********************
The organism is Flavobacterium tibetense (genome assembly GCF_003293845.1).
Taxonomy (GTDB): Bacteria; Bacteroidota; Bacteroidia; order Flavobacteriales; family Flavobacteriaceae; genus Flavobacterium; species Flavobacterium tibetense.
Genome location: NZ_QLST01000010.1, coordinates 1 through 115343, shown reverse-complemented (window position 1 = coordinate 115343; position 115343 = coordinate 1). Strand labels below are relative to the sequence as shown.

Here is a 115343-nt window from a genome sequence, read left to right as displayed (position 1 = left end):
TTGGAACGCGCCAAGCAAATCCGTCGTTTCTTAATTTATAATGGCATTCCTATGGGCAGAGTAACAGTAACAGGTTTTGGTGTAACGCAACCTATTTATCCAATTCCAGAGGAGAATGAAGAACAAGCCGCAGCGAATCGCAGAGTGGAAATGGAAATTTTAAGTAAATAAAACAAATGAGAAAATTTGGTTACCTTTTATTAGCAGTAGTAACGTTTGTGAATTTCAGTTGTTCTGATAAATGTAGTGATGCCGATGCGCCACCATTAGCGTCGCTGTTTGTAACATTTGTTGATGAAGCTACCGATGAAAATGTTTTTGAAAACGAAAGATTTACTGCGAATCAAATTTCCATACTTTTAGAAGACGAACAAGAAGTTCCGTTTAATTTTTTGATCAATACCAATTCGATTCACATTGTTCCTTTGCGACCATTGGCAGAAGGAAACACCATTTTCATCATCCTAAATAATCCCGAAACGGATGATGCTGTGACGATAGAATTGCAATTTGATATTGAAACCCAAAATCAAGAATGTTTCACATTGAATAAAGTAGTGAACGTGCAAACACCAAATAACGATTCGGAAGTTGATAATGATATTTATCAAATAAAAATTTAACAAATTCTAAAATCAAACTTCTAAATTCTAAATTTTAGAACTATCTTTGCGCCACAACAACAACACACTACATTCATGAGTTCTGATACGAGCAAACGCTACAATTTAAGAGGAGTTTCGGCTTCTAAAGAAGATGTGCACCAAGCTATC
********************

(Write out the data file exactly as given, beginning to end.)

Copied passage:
The organism is Flavobacterium tibetense (genome assembly GCF_003293845.1).
Taxonomy (GTDB): Bacteria; Bacteroidota; Bacteroidia; order Flavobacteriales; family Flavobacteriaceae; genus Flavobacterium; species Flavobacterium tibetense.
Genome location: NZ_QLST01000010.1, coordinates 1 through 115343, shown reverse-complemented (window position 1 = coordinate 115343; position 115343 = coordinate 1). Strand labels below are relative to the sequence as shown.

Here is a 115343-nt window from a genome sequence, read left to right as displayed (position 1 = left end):
TTGGAACGCGCCAAGCAAATCCGTCGTTTCTTAATTTATAATGGCATTCCTATGGGCAGAGTAACAGTAACAGGTTTTGGTGTAACGCAACCTATTTATCCAATTCCAGAGGAGAATGAAGAACAAGCCGCAGCGAATCGCAGAGTGGAAATGGAAATTTTAAGTAAATAAAACAAATGAGAAAATTTGGTTACCTTTTATTAGCAGTAGTAACGTTTGTGAATTTCAGTTGTTCTGATAAATGTAGTGATGCCGATGCGCCACCATTAGCGTCGCTGTTTGTAACATTTGTTGATGAAGCTACCGATGAAAATGTTTTTGAAAACGAAAGATTTACTGCGAATCAAATTTCCATACTTTTAGAAGACGAACAAGAAGTTCCGTTTAATTTTTTGATCAATACCAATTCGATTCACATTGTTCCTTTGCGACCATTGGCAGAAGGAAACACCATTTTCATCATCCTAAATAATCCCGAAACGGATGATGCTGTGACGATAGAATTGCAATTTGATATTGAAACCCAAAATCAAGAATGTTTCACATTGAATAAAGTAGTGAACGTGCAAACACCAAATAACGATTCGGAAGTTGATAATGATATTTATCAAATAAAAATTTAACAAATTCTAAAATCAAACTTCTAAATTCTAAATTTTAGAACTATCTTTGCGCCACAACAACAACACACTACATTCATGAGTTCTGATACGAGCAAACGCTACAATTTAAGAGGAGTTTCGGCTTCTAAAGAAGATGTGCACCAAGCTATC